BMI — Where Your Weight Should Be

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A super-quick review for those of you who snuck into this article form the back door: we dFolk are bombarded with numbers, goals, and targets. We're frequently told where we should be, but not how high our risk is when we can't reach our targets. In this series of discussions we look at all of our important numbers and break them down into a simple green light, yellow light, red light format to put all of your critical numbers into a useful context. To give you perspective on when and how much to worry. When to relax, when to call your doc, and when to call 911.

Discussing BMI is a weighty matter (OK, I won't be quitting my day job anytime soon). BMI looks at your height and your weight to determine if you are at a healthy weight, a bit plump, or scale-crushingly overweight. It's not a perfect system. It can't allow for frame — whether you're big boned or delicate. It's frequently pointed out that body builders have BMIs that would suggest they are fat, but that's true only because muscle is heavier than fat. If you have lots, and lots, and lots of super-big muscles you'll weigh more than a typical person of your height, and that throws off your BMI score. Of course, this is usually pointed out by people who don't want to face up to their BMI scores. And of course, we use a whole different system for growing children.

But, despite imperfections, BMI tells you in rough terms how you compare to a "healthy" population, and it also lets you track changes in your weight-health over time. Check out your BMI on this handy calculator.

Green light BMI score

The official goal for your Body Mass Index is under 25. Therefore, the green light range for your BMI score is 18.5 to 24.9.

 

Yellow light BMI score

We tend to worry about BMI being too high, but it can be too low as well. So the BMI yellow light comes in both high and low flavors. The high yellow light is between 25.0 and 29.9; the higher you are, the greater your risk. You might want to think twice about that second plate of spaghetti if your BMI is 28.7; but if you are at 25.1 you might have better things to fret about. The low BMI yellow light is any score under 18.5, which is considered underweight — also unhealthy. While it might seem adding weight would be significantly easier (and more fun) than losing weight, don't be jealous. Most folks with shockingly low BMIs have difficult metabolic issues or eating disorders.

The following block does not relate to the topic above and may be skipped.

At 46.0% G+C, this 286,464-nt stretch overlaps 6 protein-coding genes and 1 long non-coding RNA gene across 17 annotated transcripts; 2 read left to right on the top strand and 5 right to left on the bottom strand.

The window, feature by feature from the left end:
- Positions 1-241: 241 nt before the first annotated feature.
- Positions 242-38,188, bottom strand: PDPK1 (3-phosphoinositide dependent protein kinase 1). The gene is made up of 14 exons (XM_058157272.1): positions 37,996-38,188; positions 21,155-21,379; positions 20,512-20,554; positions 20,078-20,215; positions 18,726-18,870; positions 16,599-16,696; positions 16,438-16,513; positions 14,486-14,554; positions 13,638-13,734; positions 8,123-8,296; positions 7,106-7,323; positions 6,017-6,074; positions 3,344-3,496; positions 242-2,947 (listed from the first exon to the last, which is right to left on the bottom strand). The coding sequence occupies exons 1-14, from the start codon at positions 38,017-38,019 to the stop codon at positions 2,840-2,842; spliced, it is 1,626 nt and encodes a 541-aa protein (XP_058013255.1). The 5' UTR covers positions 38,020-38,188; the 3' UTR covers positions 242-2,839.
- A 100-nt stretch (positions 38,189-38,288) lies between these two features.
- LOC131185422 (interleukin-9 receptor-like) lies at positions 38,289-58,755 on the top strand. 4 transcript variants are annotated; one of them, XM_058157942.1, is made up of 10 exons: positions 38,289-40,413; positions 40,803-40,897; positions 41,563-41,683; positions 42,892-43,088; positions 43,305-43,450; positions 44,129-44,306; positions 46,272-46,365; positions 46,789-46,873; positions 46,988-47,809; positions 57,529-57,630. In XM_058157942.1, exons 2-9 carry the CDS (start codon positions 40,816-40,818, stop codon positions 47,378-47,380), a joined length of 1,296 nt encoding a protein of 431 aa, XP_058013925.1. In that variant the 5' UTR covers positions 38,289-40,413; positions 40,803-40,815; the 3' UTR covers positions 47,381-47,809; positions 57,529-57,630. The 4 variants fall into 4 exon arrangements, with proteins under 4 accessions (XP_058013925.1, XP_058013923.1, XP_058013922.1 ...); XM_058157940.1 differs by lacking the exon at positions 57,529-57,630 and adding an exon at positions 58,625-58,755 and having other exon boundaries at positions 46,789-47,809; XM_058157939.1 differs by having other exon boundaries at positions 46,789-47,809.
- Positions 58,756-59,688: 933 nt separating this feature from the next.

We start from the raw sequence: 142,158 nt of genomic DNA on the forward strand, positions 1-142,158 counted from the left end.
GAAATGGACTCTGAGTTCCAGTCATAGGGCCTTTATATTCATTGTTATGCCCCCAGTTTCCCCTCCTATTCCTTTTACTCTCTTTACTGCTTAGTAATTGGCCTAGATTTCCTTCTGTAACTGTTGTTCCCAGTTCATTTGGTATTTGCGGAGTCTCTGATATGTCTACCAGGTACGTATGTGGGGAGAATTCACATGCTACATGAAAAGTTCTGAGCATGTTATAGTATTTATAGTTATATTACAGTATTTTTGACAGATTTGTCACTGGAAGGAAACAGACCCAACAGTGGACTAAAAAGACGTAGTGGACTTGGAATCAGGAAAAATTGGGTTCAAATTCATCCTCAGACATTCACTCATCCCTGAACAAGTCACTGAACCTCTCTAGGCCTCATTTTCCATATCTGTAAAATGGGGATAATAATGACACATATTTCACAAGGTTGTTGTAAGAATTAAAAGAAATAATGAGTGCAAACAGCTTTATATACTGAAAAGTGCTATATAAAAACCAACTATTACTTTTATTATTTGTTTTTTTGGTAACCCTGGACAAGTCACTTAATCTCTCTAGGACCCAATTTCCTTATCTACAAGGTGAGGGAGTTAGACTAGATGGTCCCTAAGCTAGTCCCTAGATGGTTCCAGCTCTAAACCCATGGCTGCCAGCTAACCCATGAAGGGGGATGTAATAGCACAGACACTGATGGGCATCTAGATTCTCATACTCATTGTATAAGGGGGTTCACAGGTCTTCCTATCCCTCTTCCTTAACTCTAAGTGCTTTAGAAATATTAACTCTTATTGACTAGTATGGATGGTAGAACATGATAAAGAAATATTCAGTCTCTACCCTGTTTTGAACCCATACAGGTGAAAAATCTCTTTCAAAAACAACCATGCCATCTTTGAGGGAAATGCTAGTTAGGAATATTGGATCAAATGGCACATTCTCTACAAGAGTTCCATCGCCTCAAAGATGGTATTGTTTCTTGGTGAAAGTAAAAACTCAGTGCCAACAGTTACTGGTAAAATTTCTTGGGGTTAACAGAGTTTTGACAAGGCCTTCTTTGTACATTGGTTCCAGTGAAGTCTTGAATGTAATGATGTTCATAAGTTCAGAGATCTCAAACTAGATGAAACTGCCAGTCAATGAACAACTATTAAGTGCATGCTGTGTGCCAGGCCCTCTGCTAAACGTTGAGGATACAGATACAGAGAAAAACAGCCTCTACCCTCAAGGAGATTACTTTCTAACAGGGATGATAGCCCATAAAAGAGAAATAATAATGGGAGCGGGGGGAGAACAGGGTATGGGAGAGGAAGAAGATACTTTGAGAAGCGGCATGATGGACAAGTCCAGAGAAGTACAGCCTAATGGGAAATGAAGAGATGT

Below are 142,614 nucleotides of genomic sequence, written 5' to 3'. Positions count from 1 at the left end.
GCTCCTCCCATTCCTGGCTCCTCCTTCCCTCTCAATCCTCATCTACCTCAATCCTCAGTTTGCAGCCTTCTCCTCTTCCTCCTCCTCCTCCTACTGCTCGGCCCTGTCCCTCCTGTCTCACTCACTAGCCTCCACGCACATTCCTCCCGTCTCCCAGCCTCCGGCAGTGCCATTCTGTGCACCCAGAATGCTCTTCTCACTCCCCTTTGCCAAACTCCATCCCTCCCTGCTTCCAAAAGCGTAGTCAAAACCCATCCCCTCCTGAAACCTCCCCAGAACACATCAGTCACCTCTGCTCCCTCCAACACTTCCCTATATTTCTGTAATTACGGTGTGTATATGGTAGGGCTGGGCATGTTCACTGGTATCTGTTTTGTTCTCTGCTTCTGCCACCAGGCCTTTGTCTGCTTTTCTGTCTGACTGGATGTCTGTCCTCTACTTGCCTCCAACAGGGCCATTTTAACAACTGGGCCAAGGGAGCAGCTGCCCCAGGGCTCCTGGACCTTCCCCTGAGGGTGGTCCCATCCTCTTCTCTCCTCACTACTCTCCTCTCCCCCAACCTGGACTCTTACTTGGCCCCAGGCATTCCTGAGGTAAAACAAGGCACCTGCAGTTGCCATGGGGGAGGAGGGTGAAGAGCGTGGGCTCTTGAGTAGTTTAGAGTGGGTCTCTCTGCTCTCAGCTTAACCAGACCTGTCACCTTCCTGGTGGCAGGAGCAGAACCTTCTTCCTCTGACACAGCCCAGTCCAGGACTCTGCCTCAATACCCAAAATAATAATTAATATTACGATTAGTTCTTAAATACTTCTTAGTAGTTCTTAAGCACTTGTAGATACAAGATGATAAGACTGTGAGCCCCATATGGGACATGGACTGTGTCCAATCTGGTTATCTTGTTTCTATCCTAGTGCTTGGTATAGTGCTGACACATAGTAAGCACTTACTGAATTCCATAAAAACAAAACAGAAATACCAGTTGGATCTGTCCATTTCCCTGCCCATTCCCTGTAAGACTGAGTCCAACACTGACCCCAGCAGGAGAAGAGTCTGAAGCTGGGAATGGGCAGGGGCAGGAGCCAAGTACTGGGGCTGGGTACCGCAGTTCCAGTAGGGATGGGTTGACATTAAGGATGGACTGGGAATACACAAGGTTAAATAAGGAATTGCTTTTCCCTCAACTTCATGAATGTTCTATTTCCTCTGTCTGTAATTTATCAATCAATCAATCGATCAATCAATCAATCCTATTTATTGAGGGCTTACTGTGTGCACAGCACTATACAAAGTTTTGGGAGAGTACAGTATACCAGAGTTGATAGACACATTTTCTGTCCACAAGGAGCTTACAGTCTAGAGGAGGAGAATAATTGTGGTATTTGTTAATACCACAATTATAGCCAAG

Red light BMI score

The red light scores for BMI start at 30.0, and are rudely classified as "obesity." The more obese you are, the greater the health threats you face. The deeper into the red you go, the more dangerous it is. There are several different medical classifications of obesity, but above 40 is classified as "extreme obesity." For reference, the average height of a woman in the U.S. is 5 foot, 4 inches tall, according to Centers for Disease Control statistics. To clock in with a BMI of 40, our average woman would need to tip the scales at 233 pounds, about 80 pounds more than a healthy woman of the same height. Picture yourself walking around wearing an 80 pound coat all day long. But it can get worse than that. I've seen patients with BMIs in the 50s, and at that point you're twice the person you should be. Literally.

Logically, there must be a low BMI red light, but I couldn't find any data on how much underweight you need to be before you're staring a life-threatening situation in the face.

Related to BMI is the subject of waist circumference. If your waist is more than 40 inches and you're a man, or more than 35 inches if you're a woman, it's considered "abdominal obesity," and is a significant risk factor for metabolic syndrome, the chain of events that can lead to type 2 diabetes.

Summary

The BMI green light is between 18.5 and 24.9.

The BMI yellow light is between 25.0 and 29.9 on the high end, and below 18.5 on the low end.

The BMI red light is greater than 40.

 

Read Diabetes by the Numbers in full.

Last Modified Date: November 28, 2012

All content on dLife.com is created and reviewed in compliance with our editorial policy.

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